Monday, 23 April 2012


“Do please come in and sit down, Mr le Carre,” said the young sub-editor, pulling out a chair. “It was good of you to pop in. May I call you ‘John’?”

He didn’t reply. Nervously, she sat down opposite the distinguished-looking, white haired man. She’d been warned about his legendary fiery temper, and offered him tea and a plate of freshly baked croissants from the Soho patisserie across the road in the hope of softening him up for what was not going to be a pleasant conversation. He took a chocolate one, eyeing both it and her suspiciously. She took a deep breath,

“It’s about the plot of your new novel. I think we should, er, have a chat…”

The steely eyes gave nothing away. For all she knew, the last time anyone had dared to criticize one of the spy-master’s masterpieces they’d ended up swinging from a bridge under the Thames with a poison dart lodged in their throat.

“The plot? Really?” the writer said, his voice betraying no emotion.

“Well,” said the young woman, swallowing her tea nervously. “It’s just that it’s kind of… loopy.” There. She’d said it.

“Loopy?” The famous novelist fixed her in his icy gaze.

“Yes,” said the sub-ed quickly. She may as well let it all out; get it over and done with. “And not only loopy, it’s illogical. From start to finish. The whole story is farcical. Readers won’t buy it. Literally. Let’s start with the basic premise. Why would the CIA be backing the Greens? When half of them, it would seem, are rampant anti-semites and the rest are KGB sleepers? And by the way, as if anyone would boycott a coffee shop to stop Israeli settlements. That’s just plain whacko. Then you’ve got all these mining moguls and magnates running around buying up newspapers and football teams like they’re playing Monopoly. Oh please! It’s all so clichéd! And quite frankly, they’re all a rather two-dimensional lot… stinking rich, overweight and suing their own children for billions of dollars. Hello? It’s like we’ve stepped into a Jackie Collins novel. I’m sorry, but real people just don’t do that.  And don’t get me started on those laughable characters you’ve got running the so-called government. You’re too late! Jeffrey Archer’s already done the whole sleazy-prostitution-credit-card-cover-up thing. Dodgy union officials? Yawn. Oh, and your Prime Minister’s some hard-arsed chick who ”gets things done”? Puh-lease! Ever heard of Indira? Or Golda? Or Maggie? OK, so at least this one’s going out with a hairdresser. That pricked my interest for a nanosecond, but it’s totally implausible. Then there’s this other nerdy Foreign Minister guy who used to be Prime Minister who’s also married to a billionairess – rotund of course - who she stabbed in the back a year ago and now he tries to get his old job back but she beats him anyway and then she appoints some other nerdy guy out of the blue to replace him just because he’s read a few books. It’s a mess. The entire back-story is contrived, preposterous and lacks all credibility. And then there’s that guy straight out of Charles Dickens wandering around with a silk tie and a black robe. What the…? And that crazy commie class-warfare Treasury dude who calls everyone Moe and Curly? What is this, some third world tinpot island? Suddenly we’re in a Graham Green novel. C’mon, be a bit more imaginative. They blow billions on some oddball broadband scheme and millions on car subsidies – why? – and then they put in a mining tax and a carbon tax on the same day? That’s just ludicrous. We paid you one hell of an advance for a contemporary CIA thriller and this is what we get? It doesn't make sense - why would the CIA need to wreck the Australian economy when these clowns are doing it all by themselves?”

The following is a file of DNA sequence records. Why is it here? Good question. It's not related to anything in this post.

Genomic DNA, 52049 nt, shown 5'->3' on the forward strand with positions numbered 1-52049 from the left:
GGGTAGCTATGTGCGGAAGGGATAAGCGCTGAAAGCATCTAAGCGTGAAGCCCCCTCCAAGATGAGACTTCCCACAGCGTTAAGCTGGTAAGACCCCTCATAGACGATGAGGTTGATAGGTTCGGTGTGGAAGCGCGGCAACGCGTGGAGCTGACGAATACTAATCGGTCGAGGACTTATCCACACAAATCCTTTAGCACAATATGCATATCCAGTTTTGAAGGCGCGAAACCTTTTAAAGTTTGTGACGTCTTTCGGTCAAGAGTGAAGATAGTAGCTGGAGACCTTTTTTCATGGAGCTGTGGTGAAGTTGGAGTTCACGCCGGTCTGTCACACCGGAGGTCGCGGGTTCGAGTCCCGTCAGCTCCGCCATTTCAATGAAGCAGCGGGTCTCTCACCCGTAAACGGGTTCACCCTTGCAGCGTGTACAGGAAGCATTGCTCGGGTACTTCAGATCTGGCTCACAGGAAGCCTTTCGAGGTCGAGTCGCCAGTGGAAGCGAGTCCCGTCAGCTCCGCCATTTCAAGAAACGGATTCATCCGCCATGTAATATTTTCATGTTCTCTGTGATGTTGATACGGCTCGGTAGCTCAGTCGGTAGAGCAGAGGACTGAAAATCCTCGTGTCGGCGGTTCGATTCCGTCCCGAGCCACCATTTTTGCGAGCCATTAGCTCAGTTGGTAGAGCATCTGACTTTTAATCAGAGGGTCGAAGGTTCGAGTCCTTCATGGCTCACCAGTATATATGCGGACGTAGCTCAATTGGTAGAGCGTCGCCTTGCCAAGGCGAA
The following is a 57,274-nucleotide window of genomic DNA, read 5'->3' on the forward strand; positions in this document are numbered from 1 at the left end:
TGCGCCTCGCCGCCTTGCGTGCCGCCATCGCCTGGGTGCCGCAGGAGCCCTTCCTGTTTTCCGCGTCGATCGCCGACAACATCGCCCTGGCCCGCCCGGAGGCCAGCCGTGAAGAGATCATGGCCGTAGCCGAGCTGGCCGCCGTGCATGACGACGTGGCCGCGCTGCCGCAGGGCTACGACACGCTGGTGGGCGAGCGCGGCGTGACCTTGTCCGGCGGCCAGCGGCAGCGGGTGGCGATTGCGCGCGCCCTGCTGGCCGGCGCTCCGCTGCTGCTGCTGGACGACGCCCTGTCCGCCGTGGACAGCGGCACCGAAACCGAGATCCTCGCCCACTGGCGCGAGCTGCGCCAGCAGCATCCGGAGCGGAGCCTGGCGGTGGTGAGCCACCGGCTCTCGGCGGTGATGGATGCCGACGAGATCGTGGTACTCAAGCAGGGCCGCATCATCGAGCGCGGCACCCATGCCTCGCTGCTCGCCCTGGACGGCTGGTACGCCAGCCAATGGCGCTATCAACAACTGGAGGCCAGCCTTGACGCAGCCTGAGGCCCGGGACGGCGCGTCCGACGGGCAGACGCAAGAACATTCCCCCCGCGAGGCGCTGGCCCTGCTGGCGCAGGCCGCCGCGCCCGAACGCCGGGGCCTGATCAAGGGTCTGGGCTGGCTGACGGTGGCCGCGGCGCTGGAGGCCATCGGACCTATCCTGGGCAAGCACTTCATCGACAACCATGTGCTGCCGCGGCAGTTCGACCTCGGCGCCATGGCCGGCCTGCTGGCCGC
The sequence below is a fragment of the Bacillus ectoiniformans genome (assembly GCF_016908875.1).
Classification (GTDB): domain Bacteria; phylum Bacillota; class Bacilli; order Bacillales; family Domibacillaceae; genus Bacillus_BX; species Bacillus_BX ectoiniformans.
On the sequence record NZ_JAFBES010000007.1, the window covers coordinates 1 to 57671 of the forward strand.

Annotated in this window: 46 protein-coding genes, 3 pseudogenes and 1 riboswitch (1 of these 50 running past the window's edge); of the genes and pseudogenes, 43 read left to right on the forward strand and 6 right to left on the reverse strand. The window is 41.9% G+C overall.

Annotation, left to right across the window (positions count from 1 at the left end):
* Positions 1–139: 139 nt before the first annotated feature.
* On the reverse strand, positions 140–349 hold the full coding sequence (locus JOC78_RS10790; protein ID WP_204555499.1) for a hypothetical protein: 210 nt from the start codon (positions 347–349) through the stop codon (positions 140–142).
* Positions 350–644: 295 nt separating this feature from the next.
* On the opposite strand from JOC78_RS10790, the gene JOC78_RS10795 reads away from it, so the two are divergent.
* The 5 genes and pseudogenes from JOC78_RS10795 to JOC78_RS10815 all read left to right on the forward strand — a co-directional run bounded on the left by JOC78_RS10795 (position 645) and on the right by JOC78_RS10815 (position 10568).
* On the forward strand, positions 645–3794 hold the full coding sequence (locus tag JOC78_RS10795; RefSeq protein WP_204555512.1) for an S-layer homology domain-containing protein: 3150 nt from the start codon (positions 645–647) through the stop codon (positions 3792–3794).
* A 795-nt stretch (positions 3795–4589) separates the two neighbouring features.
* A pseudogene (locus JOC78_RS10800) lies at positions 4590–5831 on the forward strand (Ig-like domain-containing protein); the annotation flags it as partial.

The old man stared at her. Slowly, he took a bite of his croissant, the chocolate oozing malevolently out of the crisp pastry.

“I don’t know what to say.”

The sub-ed shrugged. She’d done it. She glanced up at him, and smiled weakly. “There was one thing I liked, if it makes you feel any better,” she said.

The famous thriller writer sighed, as he reached down under the table. For a brief instant she wondered if he was going for his gun. “And what was that?” he asked.

“The way you delivered the whole thing to me like it was a copy of some local Australian newspaper. That was cute,” she said, smiling. “And a week before your deadline, too.”

The old author smiled back at her, as he pulled a thick manila envelope out of his briefcase.

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